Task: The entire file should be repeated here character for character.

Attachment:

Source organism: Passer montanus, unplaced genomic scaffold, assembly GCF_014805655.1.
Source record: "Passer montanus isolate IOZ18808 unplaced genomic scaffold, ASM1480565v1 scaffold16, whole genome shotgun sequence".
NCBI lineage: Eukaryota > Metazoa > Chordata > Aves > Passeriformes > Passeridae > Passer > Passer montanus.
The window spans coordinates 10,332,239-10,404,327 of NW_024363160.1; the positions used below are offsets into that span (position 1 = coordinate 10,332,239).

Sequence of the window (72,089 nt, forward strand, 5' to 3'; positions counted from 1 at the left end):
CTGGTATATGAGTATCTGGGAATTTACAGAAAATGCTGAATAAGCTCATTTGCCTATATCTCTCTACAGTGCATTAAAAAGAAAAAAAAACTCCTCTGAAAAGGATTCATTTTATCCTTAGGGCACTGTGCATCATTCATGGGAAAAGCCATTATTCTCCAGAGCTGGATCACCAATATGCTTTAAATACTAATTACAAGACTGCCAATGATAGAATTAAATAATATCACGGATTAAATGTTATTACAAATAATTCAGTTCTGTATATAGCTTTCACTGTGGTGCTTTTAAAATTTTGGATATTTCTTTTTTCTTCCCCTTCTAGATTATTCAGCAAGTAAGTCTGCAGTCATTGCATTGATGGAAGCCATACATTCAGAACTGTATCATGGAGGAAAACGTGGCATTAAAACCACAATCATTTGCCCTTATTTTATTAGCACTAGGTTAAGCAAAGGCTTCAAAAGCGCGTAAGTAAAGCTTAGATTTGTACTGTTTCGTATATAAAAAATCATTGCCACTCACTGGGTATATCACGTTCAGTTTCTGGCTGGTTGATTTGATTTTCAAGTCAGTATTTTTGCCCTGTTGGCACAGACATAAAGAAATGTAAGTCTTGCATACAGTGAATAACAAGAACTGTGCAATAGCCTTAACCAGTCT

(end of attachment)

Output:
Source organism: Passer montanus, unplaced genomic scaffold, assembly GCF_014805655.1.
Source record: "Passer montanus isolate IOZ18808 unplaced genomic scaffold, ASM1480565v1 scaffold16, whole genome shotgun sequence".
NCBI lineage: Eukaryota > Metazoa > Chordata > Aves > Passeriformes > Passeridae > Passer > Passer montanus.
The window spans coordinates 10,332,239-10,404,327 of NW_024363160.1; the positions used below are offsets into that span (position 1 = coordinate 10,332,239).

Sequence of the window (72,089 nt, forward strand, 5' to 3'; positions counted from 1 at the left end):
CTGGTATATGAGTATCTGGGAATTTACAGAAAATGCTGAATAAGCTCATTTGCCTATATCTCTCTACAGTGCATTAAAAAGAAAAAAAAACTCCTCTGAAAAGGATTCATTTTATCCTTAGGGCACTGTGCATCATTCATGGGAAAAGCCATTATTCTCCAGAGCTGGATCACCAATATGCTTTAAATACTAATTACAAGACTGCCAATGATAGAATTAAATAATATCACGGATTAAATGTTATTACAAATAATTCAGTTCTGTATATAGCTTTCACTGTGGTGCTTTTAAAATTTTGGATATTTCTTTTTTCTTCCCCTTCTAGATTATTCAGCAAGTAAGTCTGCAGTCATTGCATTGATGGAAGCCATACATTCAGAACTGTATCATGGAGGAAAACGTGGCATTAAAACCACAATCATTTGCCCTTATTTTATTAGCACTAGGTTAAGCAAAGGCTTCAAAAGCGCGTAAGTAAAGCTTAGATTTGTACTGTTTCGTATATAAAAAATCATTGCCACTCACTGGGTATATCACGTTCAGTTTCTGGCTGGTTGATTTGATTTTCAAGTCAGTATTTTTGCCCTGTTGGCACAGACATAAAGAAATGTAAGTCTTGCATACAGTGAATAACAAGAACTGTGCAATAGCCTTAACCAGTCT